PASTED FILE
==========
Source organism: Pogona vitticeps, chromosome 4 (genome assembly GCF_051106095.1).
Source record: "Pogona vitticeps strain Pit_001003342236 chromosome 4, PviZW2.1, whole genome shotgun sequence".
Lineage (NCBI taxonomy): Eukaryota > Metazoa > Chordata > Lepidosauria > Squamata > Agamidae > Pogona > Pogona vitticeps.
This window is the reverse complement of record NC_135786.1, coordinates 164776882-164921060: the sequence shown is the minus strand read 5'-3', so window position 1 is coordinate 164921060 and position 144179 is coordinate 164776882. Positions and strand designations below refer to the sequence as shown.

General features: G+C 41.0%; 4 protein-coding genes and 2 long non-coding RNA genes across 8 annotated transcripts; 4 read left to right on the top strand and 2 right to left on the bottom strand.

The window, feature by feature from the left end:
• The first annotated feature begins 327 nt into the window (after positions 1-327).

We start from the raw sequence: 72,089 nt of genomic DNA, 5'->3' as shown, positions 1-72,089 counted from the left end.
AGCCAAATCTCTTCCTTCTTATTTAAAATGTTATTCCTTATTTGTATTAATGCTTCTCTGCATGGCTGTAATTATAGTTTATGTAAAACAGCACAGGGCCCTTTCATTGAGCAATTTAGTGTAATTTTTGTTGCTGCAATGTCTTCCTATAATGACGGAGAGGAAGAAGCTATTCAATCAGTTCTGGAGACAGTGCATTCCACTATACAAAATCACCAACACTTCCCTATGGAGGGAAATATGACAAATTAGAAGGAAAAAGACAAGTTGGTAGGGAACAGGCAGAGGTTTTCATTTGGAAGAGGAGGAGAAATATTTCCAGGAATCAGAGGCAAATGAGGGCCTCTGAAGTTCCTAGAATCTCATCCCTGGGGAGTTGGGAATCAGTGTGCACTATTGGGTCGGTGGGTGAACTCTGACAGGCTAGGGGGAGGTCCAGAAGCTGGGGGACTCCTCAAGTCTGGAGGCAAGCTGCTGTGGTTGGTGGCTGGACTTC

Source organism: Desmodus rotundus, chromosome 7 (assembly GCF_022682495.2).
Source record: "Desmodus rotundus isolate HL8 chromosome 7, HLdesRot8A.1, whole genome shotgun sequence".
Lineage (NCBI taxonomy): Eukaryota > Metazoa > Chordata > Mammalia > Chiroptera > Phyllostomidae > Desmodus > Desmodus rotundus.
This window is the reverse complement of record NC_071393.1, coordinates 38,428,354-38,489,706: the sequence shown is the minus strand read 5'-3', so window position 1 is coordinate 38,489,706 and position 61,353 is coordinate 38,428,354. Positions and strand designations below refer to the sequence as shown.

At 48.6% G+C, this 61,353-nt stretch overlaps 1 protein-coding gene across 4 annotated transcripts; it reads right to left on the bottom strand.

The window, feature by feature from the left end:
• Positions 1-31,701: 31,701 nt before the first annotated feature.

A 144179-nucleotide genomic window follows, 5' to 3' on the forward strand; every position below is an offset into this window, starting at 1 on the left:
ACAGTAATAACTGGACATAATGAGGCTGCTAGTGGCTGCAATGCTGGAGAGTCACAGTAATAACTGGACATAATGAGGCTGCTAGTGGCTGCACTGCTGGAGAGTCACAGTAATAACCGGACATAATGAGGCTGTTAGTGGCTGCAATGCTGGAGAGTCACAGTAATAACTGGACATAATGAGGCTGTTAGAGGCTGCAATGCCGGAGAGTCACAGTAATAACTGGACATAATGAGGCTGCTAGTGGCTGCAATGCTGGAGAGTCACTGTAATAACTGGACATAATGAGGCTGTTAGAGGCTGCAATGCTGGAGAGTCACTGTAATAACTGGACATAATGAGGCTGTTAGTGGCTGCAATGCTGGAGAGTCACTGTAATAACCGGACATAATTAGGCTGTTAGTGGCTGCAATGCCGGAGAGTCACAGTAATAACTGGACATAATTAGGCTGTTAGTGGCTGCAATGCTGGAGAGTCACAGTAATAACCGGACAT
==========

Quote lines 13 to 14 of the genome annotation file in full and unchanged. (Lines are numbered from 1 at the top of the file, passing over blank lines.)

This window is the reverse complement of record NC_071393.1, coordinates 38,428,354-38,489,706: the sequence shown is the minus strand read 5'-3', so window position 1 is coordinate 38,489,706 and position 61,353 is coordinate 38,428,354. Positions and strand designations below refer to the sequence as shown.

At 48.6% G+C, this 61,353-nt stretch overlaps 1 protein-coding gene across 4 annotated transcripts; it reads right to left on the bottom strand.